Saturday, August 22, 2015
Saturday Morning Cult-TV Blogging: The Lost Saucer: "894X2RY713, I Love You," (September 6, 1975)
Following the amazing success of Land of the Lost (1974 – 1977), Sid and Marty Krofft created another Saturday morning live-action series: The Lost Saucer (1975).
This series aired on ABC Saturday mornings for a season (and then as an element in the Krofft Supershow) and was part Doctor Who (1963 – 1989), part Star Trek (1966 – 1969), and part Lost in Space (1965 – 1968), with some comedic shtick thrown in for good measure.
The Lost Saucer is the story of normal 1970s kids Jerry (Jarrod Johnson) and his babysitter, Alice (Alice Playten).
One night, they are visited by a flying saucer, and whisked away on an adventure. Aboard the highly-advanced craft are two androids, Fi (Ruth Buzzi) and Fum (Jim Nabors). These friendly androids hail from the planet ZR-3 in the year 2369, and reveal that their ship not only travels through space, but across time as well.
Alice and Jerry also meet Fi and Fum’s other ship-mate, “The Dorse” (Larry Larsen), a “bio-genetically engineered” creature with the head of a horse and the body of a shaggy dog.
On their first interplanetary journey, Fi and Fum experience difficulties. The time vortex is accidentally opened, and the “Year-o-meter” is broken, sending the ship to some distant, far off time.
Alice and Jerry just want to return home, but instead, they are forced to reckon with one cosmic and temporal adventure after another.
You can see the genre antecedents or inspirations immediately in this format.
We have the lost travelers trying to get home, similar to some extent, to the crew of the Jupiter 2.
We have advanced time travelers stealing away “companions” and then having difficulty returning them to the right epoch. And the saucer’s main control column and control room lay-out, even, in some sense, seems to resemble the TARDIS.
And from Star Trek, The Lost Saucer takes a sense of social commentary. Even though this is a silly, slapstick Saturday morning series, each episode tries to convey some imaginative and culturally relevant point. The stories, for all their goofiness -- like the notorious Chickephant episodes -- ape the Gulliver’s Travels aspect of Trek; that each new culture is actually a commentary on our own.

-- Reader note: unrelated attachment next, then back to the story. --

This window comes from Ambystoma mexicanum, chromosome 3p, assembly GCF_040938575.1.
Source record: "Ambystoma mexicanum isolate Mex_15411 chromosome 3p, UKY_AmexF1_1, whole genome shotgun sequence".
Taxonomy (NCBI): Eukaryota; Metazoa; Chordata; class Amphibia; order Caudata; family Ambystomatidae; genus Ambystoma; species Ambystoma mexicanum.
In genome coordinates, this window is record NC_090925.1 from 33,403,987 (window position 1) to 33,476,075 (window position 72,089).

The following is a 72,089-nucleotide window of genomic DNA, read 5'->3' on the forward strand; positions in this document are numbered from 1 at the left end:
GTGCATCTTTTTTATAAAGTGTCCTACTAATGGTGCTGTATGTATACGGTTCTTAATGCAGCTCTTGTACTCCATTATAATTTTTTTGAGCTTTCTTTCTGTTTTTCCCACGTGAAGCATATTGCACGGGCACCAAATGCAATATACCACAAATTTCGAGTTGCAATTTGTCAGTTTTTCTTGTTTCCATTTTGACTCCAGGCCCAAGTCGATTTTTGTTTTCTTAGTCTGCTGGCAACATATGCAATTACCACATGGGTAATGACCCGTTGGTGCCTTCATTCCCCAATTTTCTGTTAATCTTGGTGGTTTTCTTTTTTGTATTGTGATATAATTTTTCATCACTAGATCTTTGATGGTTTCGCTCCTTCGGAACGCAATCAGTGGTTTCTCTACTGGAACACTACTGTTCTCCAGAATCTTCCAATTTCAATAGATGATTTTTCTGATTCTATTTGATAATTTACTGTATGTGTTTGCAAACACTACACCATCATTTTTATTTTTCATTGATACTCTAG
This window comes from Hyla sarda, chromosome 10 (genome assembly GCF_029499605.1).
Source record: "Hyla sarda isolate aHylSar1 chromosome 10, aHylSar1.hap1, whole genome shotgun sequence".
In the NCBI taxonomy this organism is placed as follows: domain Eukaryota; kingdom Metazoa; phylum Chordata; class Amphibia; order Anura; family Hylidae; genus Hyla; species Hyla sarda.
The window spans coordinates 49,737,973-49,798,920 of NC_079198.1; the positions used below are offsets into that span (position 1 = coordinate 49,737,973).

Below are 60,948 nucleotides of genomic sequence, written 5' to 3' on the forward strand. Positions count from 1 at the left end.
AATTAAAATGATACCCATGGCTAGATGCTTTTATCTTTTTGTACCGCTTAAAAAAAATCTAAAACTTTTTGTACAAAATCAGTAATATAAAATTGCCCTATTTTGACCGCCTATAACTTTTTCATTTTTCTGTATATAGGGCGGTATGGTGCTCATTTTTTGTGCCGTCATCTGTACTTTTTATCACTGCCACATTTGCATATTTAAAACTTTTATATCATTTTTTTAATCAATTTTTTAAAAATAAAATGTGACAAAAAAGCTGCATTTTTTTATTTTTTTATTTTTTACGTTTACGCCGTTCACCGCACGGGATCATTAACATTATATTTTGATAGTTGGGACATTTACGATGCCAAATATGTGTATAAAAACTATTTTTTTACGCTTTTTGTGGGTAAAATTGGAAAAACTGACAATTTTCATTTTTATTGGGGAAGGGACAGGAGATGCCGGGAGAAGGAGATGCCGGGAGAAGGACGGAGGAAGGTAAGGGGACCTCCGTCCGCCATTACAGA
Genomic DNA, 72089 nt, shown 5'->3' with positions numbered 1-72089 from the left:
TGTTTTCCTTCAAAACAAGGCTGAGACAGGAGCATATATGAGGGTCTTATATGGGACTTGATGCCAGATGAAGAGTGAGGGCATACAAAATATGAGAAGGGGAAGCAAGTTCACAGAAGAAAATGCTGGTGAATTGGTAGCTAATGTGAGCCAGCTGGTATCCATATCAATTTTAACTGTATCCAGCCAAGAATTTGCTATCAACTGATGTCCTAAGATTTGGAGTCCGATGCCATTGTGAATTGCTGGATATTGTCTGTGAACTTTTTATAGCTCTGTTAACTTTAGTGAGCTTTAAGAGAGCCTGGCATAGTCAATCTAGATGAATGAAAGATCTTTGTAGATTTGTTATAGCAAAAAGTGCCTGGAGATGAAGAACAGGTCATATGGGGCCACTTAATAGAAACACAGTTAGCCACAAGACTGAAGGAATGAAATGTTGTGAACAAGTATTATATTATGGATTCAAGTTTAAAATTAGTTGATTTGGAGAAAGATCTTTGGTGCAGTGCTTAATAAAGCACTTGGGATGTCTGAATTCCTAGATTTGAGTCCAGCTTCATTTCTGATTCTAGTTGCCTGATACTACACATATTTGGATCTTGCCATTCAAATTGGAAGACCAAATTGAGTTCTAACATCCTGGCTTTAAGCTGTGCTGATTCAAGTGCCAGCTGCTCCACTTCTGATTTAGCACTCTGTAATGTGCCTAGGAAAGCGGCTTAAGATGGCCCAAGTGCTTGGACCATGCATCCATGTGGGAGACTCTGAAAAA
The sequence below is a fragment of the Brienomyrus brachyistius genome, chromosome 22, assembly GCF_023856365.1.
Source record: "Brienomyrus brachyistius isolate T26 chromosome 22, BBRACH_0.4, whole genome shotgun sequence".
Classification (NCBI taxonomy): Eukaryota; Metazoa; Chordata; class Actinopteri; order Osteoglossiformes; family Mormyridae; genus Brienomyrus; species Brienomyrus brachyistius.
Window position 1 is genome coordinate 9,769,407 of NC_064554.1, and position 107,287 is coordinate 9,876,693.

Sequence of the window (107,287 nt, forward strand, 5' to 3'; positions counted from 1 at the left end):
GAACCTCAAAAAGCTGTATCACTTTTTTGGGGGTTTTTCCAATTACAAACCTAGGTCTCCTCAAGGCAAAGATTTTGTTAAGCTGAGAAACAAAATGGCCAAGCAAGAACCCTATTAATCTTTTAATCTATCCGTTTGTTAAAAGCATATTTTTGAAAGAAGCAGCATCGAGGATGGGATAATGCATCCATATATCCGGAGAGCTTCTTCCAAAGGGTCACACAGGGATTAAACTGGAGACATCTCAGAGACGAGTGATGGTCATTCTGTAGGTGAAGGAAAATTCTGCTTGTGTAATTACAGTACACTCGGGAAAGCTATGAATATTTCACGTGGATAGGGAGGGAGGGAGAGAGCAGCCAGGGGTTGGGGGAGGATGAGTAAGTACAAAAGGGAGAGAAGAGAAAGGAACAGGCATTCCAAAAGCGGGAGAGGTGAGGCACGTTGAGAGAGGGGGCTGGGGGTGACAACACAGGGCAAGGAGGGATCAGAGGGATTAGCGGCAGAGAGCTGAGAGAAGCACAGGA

The series pilot, “894X2RY713, I Love You,” is a case in point.
In this story, the saucer is hurled into the distant future.
While Fi and Fum attempt to repair the saucer, Alice and Jerry go out to explore a fabulous metropolis and find that all the human inhabitants are covered in masks and thick suits, and go by numbers, not names.
Indeed, the Earth kids are promptly arrested by police for being in public with no numbers, and held for trial. Their judge is a giant, movable computer with no face, and no mercy either.
Jerry and Alice attempt to explain that where they come from, people have names, not numbers. Their captors reply that without a number, the “government” can’t “keep track” of people.
The fear expressed here, clearly (in the immediate post-Watergate, post-Vietnam Era) is of the State becoming a dehumanizing influence, one that fails to acknowledge the individuality and humanity of its citizens.
After Fi and Fum rescue Alice and Jerry (using “air-jets”), Fum reflects that it is truly awful “when numbers become more important than people.” That may sound like an on-the-nose “lesson,” but it goes by quickly, and the episode’s visuals convey the story effectively. The sets and costumes are inventive, and it is fascinating to imagine a world in which you can’t show your face, or identify someone by name.
Everyone must be the same and treated the same, or the State intervenes. It’s heady stuff for a Saturday morning series. It's relevant to today's context too, strangely enough. We live in a world of death by drones, government surveillance, and so on, so the idea of the State controlling many aspects of life still resonates.
Of course, there’s also the “shticky” aspect of the series. Fi and Fum are comic characters through-and-through. They say things like “watch your tape deck” instead of “watch your mouth,” and are generally clowns. They bumble their way through the adventure, and yet are also depicted as happy, positive figures in the drama. They make mistakes, but they’re good-hearted. The Lost Saucer arises from a time when heroes and other characters didn’t all have to be broken, broody and angsty. They could just be…goofy.
In terminology and technology, The Lost Saucer has certainly aged a great deal in forty years. Fi and Fum spew paper print-outs for example, and discuss the aforementioned tape decks. But the production values, at least for this episode, are pretty good given the time and the limited budget.
This episode features a clutch of alien costumes, the judge robot, bubble cars, a future city miniature, and other nice touches. One chase uses rear-projection, and so on.
The Lost Saucer is not officially available in any format at present, though you can find this episode on YouTube.